How to reach Juyongguan: Arrive to the Beijing’s subway station of Jishuitan (line 2), walk north till the Deshengmen bus station and take the bus number 919 to Nankou. Get off at Nankou Dongjie station and take the bus number 68 till Juyongguan.

Admission Fee: 45 Yuan (April to October); 40 Yuan (November to March).

Detailed Review:

mutianyuMutianyu Great Wall on Winter.

Mutianyu Great Wall

The Mutianyu (慕田峪) Great Wall section is located 70 km northeast of Beijing and is connected with Jiankou to the west. Although you can reach the wall using the stairs, this section is equipped with a lift. Also, you can ride down through a toboggan.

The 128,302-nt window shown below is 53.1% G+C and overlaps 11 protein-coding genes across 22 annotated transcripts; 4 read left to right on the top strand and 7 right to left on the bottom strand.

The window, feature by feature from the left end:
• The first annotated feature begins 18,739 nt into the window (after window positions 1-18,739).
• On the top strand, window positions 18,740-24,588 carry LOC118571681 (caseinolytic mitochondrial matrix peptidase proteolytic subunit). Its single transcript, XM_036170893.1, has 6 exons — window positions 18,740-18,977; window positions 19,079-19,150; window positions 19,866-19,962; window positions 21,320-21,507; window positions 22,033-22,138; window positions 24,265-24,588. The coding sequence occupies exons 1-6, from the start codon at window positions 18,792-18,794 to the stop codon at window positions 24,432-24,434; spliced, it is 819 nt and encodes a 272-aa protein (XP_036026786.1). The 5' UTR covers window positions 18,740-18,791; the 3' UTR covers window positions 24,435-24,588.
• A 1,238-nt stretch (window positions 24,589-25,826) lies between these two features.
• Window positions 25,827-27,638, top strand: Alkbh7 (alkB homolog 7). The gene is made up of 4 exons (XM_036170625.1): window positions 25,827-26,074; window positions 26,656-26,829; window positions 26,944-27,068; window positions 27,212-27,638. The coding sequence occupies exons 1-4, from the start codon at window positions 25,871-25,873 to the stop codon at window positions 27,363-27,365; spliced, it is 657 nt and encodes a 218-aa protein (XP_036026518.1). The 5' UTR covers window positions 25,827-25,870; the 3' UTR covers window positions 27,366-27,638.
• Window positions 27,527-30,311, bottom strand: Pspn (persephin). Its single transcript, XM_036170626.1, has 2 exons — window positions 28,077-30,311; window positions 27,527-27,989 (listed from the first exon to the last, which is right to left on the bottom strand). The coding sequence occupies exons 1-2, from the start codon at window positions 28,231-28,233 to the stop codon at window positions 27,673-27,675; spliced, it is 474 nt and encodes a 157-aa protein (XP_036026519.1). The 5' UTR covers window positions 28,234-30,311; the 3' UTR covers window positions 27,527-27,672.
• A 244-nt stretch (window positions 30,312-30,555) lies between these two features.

While Mutianyu may be very crowded on Summer, I’ve been there on February and I was alone. Now before to try that notice that the mountains that surround Beijing may be quite cold during the winter (even – 20 Celsius degree and the Siberian wind that will freeze your ass).

Mutianyu offers great landscape and represents a good trade-off for people that don’t want to travel too far from Beijing but at the same time would like to visit a section a bit more wild than Badaling or Juyongguan, especially in winter.

How to reach Mutianyu: The bus number 867 departs from the Dongzhimen bus station and arrives directly to Mutianyu between March 15 and November 15. In the winter you can take the buses number 936 or 916 till Huairou, which is 17 km away from Mutianyu. Then you can take a taxi till the wall (around 20 Yuan if you bargain hard).

Admission Fee (simple entrance): 45 Yuan (or 25 Yuan for kids under 12 years old).